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Creating a Garden from Scratch on the Cheap in Cape Agulhas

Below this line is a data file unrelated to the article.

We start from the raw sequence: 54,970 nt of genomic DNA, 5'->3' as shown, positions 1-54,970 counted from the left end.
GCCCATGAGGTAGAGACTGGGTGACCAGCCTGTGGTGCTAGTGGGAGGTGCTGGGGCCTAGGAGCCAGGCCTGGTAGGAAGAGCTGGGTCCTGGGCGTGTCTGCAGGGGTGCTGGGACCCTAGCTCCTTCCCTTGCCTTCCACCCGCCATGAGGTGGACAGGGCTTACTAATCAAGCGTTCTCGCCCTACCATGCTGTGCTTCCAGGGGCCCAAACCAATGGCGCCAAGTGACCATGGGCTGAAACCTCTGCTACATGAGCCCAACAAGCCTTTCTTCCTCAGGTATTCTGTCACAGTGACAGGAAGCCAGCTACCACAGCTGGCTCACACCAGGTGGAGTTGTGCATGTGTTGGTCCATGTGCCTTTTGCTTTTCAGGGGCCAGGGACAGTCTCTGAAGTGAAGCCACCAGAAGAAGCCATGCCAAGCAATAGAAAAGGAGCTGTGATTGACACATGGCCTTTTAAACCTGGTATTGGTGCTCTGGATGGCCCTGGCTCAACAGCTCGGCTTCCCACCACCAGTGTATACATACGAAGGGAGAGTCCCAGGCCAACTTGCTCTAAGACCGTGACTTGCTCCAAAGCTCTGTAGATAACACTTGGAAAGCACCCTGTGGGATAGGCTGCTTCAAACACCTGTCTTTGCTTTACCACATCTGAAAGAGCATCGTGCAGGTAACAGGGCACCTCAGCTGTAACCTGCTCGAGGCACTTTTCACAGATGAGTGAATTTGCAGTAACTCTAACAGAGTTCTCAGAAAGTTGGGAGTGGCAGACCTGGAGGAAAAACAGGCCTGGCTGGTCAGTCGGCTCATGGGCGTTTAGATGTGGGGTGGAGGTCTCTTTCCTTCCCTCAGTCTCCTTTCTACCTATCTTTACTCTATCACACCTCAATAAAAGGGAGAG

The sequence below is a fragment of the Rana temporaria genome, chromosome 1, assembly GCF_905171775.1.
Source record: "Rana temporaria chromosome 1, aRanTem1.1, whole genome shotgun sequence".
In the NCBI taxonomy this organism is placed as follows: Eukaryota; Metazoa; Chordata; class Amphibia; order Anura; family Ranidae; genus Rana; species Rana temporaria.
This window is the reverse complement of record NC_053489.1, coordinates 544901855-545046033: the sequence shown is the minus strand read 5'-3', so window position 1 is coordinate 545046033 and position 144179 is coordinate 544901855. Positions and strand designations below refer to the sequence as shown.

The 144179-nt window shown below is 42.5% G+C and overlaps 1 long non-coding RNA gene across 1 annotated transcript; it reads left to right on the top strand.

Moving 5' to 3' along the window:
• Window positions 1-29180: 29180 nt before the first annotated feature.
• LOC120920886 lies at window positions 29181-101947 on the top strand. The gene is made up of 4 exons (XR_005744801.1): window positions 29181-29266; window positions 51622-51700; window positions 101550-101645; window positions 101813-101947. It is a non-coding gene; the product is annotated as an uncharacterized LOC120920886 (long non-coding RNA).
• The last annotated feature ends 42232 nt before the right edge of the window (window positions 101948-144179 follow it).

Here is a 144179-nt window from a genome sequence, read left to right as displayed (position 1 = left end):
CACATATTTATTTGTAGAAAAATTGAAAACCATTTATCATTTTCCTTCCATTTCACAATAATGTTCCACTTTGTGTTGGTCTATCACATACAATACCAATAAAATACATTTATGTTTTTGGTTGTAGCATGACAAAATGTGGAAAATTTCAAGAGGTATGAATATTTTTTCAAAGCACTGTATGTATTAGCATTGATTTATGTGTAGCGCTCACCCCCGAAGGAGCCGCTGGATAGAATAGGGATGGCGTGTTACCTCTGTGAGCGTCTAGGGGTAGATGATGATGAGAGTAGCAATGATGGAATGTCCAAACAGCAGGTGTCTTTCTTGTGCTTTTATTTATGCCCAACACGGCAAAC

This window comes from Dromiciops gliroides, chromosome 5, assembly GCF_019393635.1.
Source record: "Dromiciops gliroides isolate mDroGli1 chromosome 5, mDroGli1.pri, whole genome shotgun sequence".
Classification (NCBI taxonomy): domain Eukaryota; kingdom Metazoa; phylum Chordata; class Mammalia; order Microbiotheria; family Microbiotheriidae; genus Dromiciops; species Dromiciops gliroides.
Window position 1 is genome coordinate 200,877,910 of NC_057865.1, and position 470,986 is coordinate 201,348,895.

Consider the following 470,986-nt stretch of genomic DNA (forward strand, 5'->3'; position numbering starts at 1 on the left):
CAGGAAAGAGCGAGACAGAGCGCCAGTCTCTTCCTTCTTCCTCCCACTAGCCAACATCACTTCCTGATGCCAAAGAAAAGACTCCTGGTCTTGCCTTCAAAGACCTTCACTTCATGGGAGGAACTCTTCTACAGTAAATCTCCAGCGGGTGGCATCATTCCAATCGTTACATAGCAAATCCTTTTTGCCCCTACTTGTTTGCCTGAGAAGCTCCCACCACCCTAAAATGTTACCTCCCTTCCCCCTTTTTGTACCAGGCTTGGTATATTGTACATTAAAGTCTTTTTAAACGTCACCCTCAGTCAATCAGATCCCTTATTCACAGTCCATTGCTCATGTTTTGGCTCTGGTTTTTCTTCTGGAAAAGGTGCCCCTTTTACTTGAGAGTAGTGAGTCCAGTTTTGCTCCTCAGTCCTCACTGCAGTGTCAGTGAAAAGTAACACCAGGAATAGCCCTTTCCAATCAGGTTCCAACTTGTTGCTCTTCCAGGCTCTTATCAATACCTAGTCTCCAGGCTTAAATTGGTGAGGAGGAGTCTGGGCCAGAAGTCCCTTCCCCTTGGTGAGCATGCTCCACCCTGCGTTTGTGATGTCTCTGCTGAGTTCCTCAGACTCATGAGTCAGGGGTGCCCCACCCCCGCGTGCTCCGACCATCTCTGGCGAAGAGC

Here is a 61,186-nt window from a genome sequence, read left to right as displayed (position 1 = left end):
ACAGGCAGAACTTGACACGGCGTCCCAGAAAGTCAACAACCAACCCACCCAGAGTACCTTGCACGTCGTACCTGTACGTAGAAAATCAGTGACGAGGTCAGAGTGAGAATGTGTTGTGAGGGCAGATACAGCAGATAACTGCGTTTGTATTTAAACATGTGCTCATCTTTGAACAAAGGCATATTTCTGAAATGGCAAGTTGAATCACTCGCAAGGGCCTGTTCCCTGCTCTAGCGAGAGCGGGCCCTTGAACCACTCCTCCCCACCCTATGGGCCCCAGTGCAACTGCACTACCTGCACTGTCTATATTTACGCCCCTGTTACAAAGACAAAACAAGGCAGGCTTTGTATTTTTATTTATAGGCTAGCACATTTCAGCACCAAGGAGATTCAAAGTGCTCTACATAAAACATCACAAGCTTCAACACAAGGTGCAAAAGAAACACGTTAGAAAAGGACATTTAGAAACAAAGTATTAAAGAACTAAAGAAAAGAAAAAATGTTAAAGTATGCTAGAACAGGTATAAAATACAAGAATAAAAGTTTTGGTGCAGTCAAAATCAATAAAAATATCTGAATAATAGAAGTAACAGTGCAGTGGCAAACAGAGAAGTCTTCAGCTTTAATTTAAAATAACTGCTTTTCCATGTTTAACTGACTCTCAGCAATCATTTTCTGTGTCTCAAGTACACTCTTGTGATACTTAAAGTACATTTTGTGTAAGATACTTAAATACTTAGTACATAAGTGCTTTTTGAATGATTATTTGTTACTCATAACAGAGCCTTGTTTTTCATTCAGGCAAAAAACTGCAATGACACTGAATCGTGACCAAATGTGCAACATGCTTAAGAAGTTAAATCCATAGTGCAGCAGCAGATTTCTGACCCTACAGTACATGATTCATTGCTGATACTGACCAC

For those of you who know me well, you will understand I cannot live in a place for longer than a few weeks without feeling the need to garden. Even when Graham and I have been in the bush camping in order to get the proverbial perfect photo or sketch for our paintings, I end up with a collection of ?wonderful finds? carefully arranged in a corner of our camp and insist on carting them home for my garden. In fact, I have become rather suspicious of my family over the years, as when I suggest a walk, they seem to insist on finding out exactly where I intend going?just in case it is in the direction of a large piece of driftwood, unusually shaped rock or something equally fascinating that they would be enlisted on hauling back in the direction of home grounds. They have also gained the ability to look the other way when I see a plant that I do not possess, as I have a slight tendency to nip off a small piece and pop it in my pocket, bag and sometimes even my bra. In fact one of their favourite stories they enjoy retelling with great mirth is when we were having tea in Meikles Hotel and I saw a lush green creeper growing in a large pot which was cascading over a cleverly wrought frame in the lobby. As I had noticed that the plant had numerous babies nestling up closely to the mother plant just crying out to come home with me, I decided that I just had to adopt one of them and take it with me in my handbag?Kerry and Taryn looked at their Dad and whispered, ?Oh no, guess what The Mother is thinking of doing?? They had read my mind well. My hand had already darted into the pot and salvaged the biggest baby plant I could find and with a quick flick of wrist it was in my bag in an instant. Pretending to not know me in the slightest, my family had fallen back behind me in a close-knit group as I walked innocently out the lobby, totally unaware that my newly acquired plant was not as small as I had thought and there was a long and healthy vine undulating slowly over the carpet out of my bag like an exotic leafy tail behind me. The doorman smiled and stopped me saying, ?Oh Madam, it appears you have something falling out of your handbag,? and with that he most courteously rolled up my plant and helped me to carefully tuck it into the cavernous depths of my bag. Thinking of how absolutely charming and polite the smiling doorman had been, I happily walked towards our car. Looking around for my family I saw them standing on the hotel steps doubled up with laughter and pointing at me?I wondered what on earth was so funny.   Now that those of you who do not know me so well have some insight on my passion for plants, I shall now proceed to tell you of my wonderful day spent gardening this Wednesday:   Chris-Jon, the local gardener was highly recommended to me last week by the lady who runs a popular Bed and Breakfast establishment across the road from our house. She said, ?Hire Chris-Jon to work for you once a week. He?s not clever and does not ask too many questions, does not always turn up at work drunk and I think is younger than he looks. Besides, he has a bicycle, so you do not have to fetch and carry him to and from his house on the other side of town.? I thought he sounded like an ideal candidate for my employ, so arranged to interview him that evening. At five thirty Chris-Jon banged loudly on my front door shouting, ?Missus, Missus?I am here!? The thing I noticed when I first set eyes on Chris-Jon was that he had no front teeth and a great deal of exposed pink gums on show as he smiled at me over the open stable door. He also had a rasping cough that didn?t sound too healthy, but he seemed willing and very keen to work for me, on the condition that I pay him in cash, provide early morning sandwiches and coffee, lunch and coffee and definitely not to forget he liked to have afternoon coffee at three o?clock. As this is more or less the norm in South Africa, I agreed to his conditions of employment. Promising he would be at my house by 8 am Wednesdays, he clambered onto his bicycle and wobbled off into the wind as it was a blustery day. I watched him disappear down the road and wondered how such a skinny little guy with a possible touch of T.B. and large exposed gums with a gap in them where his front teeth should have been lodged was going to cope with what I had in mind for my newly planned garden.   As promised, Chris-Jon arrived on this last Wednesday. Later than 8 am, as he explained his bicycle had a puncture on his way to work. Disregarding his excuse, I set him to work digging a new flower bed. Grateful that he had arrived, as the last gardener had run away saying I gave him too much work digging holes. He just liked to mow, weed the lawn and drink coffee by the gallon. Much to my surprise, Chris-Jon completed his task in good time and then asked me, ?En nou?die blomme Missus?where are they?? I told him I couldn?t afford plants and we were going into the bush to get them for free.  Whilst he loaded a spade and pick into the boot of the car I could hear him muttering that no Missus he had ever worked for in his life had asked him to dig blomme out of die veld. As the car passed though our gate my intrepid passenger obviously thought he had me figured, ?Missus?is it because you used to be a Zimbabwe farmer?s wife that you get plants this way?? I told him he was very clever to come to this conclusion and he seemed satisfied.   I never travel far without my camera in case of getting the perfect shot, so as we drove along the costal drive I screeched to a halt and stopped the car? I had seen a clump of arum lilies on the side of the road that I thought would make an attractive and hopefully saleable photograph, ?I want to snap those flowers Chris-Jon,? pointing at the arum?s. ?Oh vaark-lillies Missus,? said Chris-Jon as he clambered out the car to see what I was up to. So engrossed in what I was doing, I did not notice that Chris-Jon had got the spade out of the boot and was leaning on it. He must have thought I liked the arum?s so much that I had to take a record on camera of the before and after of its transplantation. Looking at the arums, I asked Chris-Jon who was nonchalantly reclining on the spade behind me why they were called vaark-lillies in Afrikaans?they didn?t look like pigs at all. My musing was abruptly brought to a halt as the man and his wife in the house across the road started to yell and scream at me in aggressive voices, ?Hey, get the hell away from those plants!? Looking down the hill on the other side of the road I saw their rotund son who had been fishing in the sea, was clambering up the rocks toting his rod and kit in one hand, a deck chair in the other and sporting a large floppy hat that made him look like a toadstool. Breathing heavily, he brandished his fishing gear at me threateningly. Wondering what on earth I could have done to upset these people I had never met in my life, I turned around to see Chris-Jon with the spade and realised what sort of tableau we must have created?obviously we looked as if we were digging up the protected plants! ?No Chris-Jon!? I muttered at him under my breath, ?The only plants I wanted to capture from here were on film!? By now the apoplectic son was moving in fast and I could see the sweat of excursion glistening on his brow. ?We better go now Missus, that boss does not look friendly,? said Chris-Jon who had already deposited the spade back in the boot and was sitting in the passenger seat ready for a quick get-away. So I jumped into the car and made a hasty retreat with the nature lovers bellowing in the fumes of the car?s exhaust. I had no idea the area in which we had stopped was a Nature Reserve and thought it would not be prudent to try and explain to these angry people that in all innocence I was only taking pictures of these coveted indigenous plants. ?Oh dear Chris-Jon, what will we do when I drive back past them later on?? I moaned. Chris-Jon placated me by telling me not to worry as there were plenty of white cars that passed along the road and they would never recognise me again. I really hoped he was right.   By then Chris-Jon was sorry for me and wanted to help me get free plants, so he said he knew exactly where we could go to get them and took charge by barking directions while I steered the car round corners, over road humps, through a residential area that led to an exit down the main road out of town. Totally mystified, I meekly turned left down a dirt road when Chris-Jon told me to and noticed seagulls screeching and swooping down onto something obscured by the bend ahead in the road. Then this dreadful smell wafted over the car and through our open windows, ?Ohhh, what is that smell and where on earth are we going?? I questioned my travel companion, trying not to breath in the prevailing obnoxious odour. Chris-Jon did not answer and my eyes widened as I saw what lay ahead?the town garbage dump! Very proudly, with his gummy smile, Chris-Jon announced, ?We are here now Missus. This is where we will get you free plants.? He must have seen the look of amazement on my face because he very slowly and patiently explained to me that this is where the plants that people thinned from their gardens were brought by the Municipality on their garbage truck each week. Seeing the logic behind his thinking, it didn?t take me long to clamber out the car and follow him to a pile of reeking debris and burst garbage bags. There were quite a few local people from the near-by fishing village digging and poking amongst the bags and for some reason their rummaging came to a total stand-still when they saw me, - I can?t for a minute think why. Calling out to Chris-Jon, they asked why we were on their turf and after much explaining and laughter; I was welcomed into their fold like an old friend. An old crone led us to a show of greenery and we all dug amongst the piles of refuse for my ?free flowers.? It appeared the old crone was the matriarch of the tip and bossed her younger members into carting the slightly wilted plants down to the car where they were carefully deposited into the boot. Eventually I decided it was time to leave, mainly because the smell of all the rotting waste had lodged itself up my nose, in my hair and clothes and besides, the boot was almost full, so I called to Chris-Jon who was inspecting a rather nice looking travel-bag that had lost its zip and said it was time to go. Overhearing me, the old crone asked me if I wouldn?t mind taking her back to the fishing village. As she had been so helpful I said I would. With a huge cry she shouted to someone on one of the piles of rubbish and the next thing I saw six children of ages ranging between six and sixteen scurry down to the car with boxes, bags and two huge rolls of linoleum that had at one stage of its life been fitted on a kitchen floor. There was absolutely no way I was going to fit all of the old crone?s fly-ridden treasures into the car, let alone the six children, the old crone and by now a large cross-breed dog who obviously was a fond family pet. I rushed down the side of my pile of rubbish and sadly explained to the old crone, (well actually with Chris-Jon importantly translating my English into Afrikaans,) that if she looked at the size of my car, which certainly was not a pick-up truck or anything like one, that I simply could not fit her goods, family and dog in. Besides?where was I to sit? After all I was the driver! She thought things over and very graciously told her troopers to put their goods on their heads and they all marched off down the road in single file with the dog reluctantly trailing behind as he had been sniffing an interesting bag with a sardine can in it. Relieved at diverting a possibly unpleasant scene, I suggested to Chris-Jon to leave behind the hat he had now found which had something nasty smeared on its brim and get in the car.   On our way through the village Chris-Jon shouted, ?Stop!? Concerned, I slowed down and pulled up on the side of the road, praying that he hadn?t changed his mind about the awful hat and was going to ask me to go back to the dump to get it. The next thing I knew was Chris-Jon had leapt out the passenger seat and was hailing a wizened old man with a scraggly grey beard wearing a brightly crocheted beanie on his large head. ?Come Donkey, come for a lift,? called Chris-Jon. Donkey ambled over and got into the back of the car and cheerily said ?Hullo Missus, how are you today? My name is Donkey.? He leant over the driver?s seat, took my hand in his and shook it with great aplomb. By now I really thought things had gone too far and demanded to know what was going on. Chris-Jon looked hurt and told me Donkey was his brother-in-law and they were taking me to his boss? house which had been sold. Donkey and his wife, (who is Chris-Jon?s sister), had been asked to stay on as caretaker until the new owner arrived for the holidays in December. Apparently Donkey had a thriving plant nursery at the back of the house and was selling to the public, but because Chris-Jon was my gardener and had mentioned to him I liked free plants, Donkey most generously informed me I could have some as a present. Well, what could I say to an offer like that? Naturally we headed towards Donkey?s nursery. It was a most interesting set-up and soon the car was full of pots and cuttings. But I decided it was time to leave when Donkey told me to look at some ground cover over two mounds and said it looked like a large breasted lady wearing a bra. The owner had abandoned his ginger cat and Donkey said he was looking after it. I almost weakened and packed the cat in the car along with the last pot, but thought Graham would not be too pleased, so left the feline to a fate held in the hands of Donkey, who incidentally told me he was nick-named Donkey because he worked like one. I secretly begged to differ on that front as the garden was totally overgrown and unkempt like Donkey?s beard. Waving good-bye to me like a long lost pal, Donkey called out that he may have given me plants for a ?pressie?, but he expected a ?donation? to be given to Chris-Jon when I paid him at the end of the day! Chris-Jon nodded and said he would see that Donkey got the ?donation? as he rode past Donkey?s house on his way back home. (I felt I had been caught up in a slight bit of pre-meditated gardening conspiracy between the two wayward relatives.)   Driving home along the costal road in trepidation I was pleased that the bellowing, arum protecting family did not come running out breathing fire and brimstone onto their front lawn as I drove past their house. Perhaps Chris-Jon was right about us being incognito in a white car?anyway; with a feeling of total relief I pulled up outside our home and asked Chris-Jon to offload the plants and Donkey?s pots. Chris-Jon told me he would do that, but I would have to do my own planting, as it was four thirty and he was knocking off. I thought that I had enough of him and his antics for one day and rushed to get his pay, not forgetting to include Donkey?s ?donation.?   Once Chris-Jon had left I set about planting out my new bed and my friendly next-door neighbour ambled over to see what I was doing. She asked where I had got all the plants from and I proudly explained that I had got them from the town dump. Horrified, she asked me if I hadn?t been scared. Wondering what on earth she was on about, I asked her why I should have been afraid, and she said that she believed there were unsavoury characters who hung out on the dump. I told her they did not look dangerous at all, but that I thought the smell was the only unsavoury thing to experience there. ?Oh Susan, promise me you will never go there again,? she implored, ?I will give you free plants from my garden any time, just stay away from that terrible place.? I told her that I would do her bidding. Besides?she had offered to give me free plants from her garden.   The following morning there was a knocking at my front door. Two of my neighbours were armed with baskets full of cuttings and plants from their gardens?they had heard my story from my friend next-door and came bearing free gifts.   Next week Chris-Jon shall dig another flower bed in my garden. I have planned just where it shall go. This time I shall not have to go far a field, as I now have four neighbour?s gardens I can raid with their blessing and I have promised them all I shall not return to the dump? In all honesty I had no intention of ever doing so again. It was a place to experience only once in my gardening life and never again. Besides?my friend next-door has arum?s in her garden and I have ear-marked them for a shade-bed. As for Donkey?I rather suspect I shall be seeing more of his donkey-work in the future.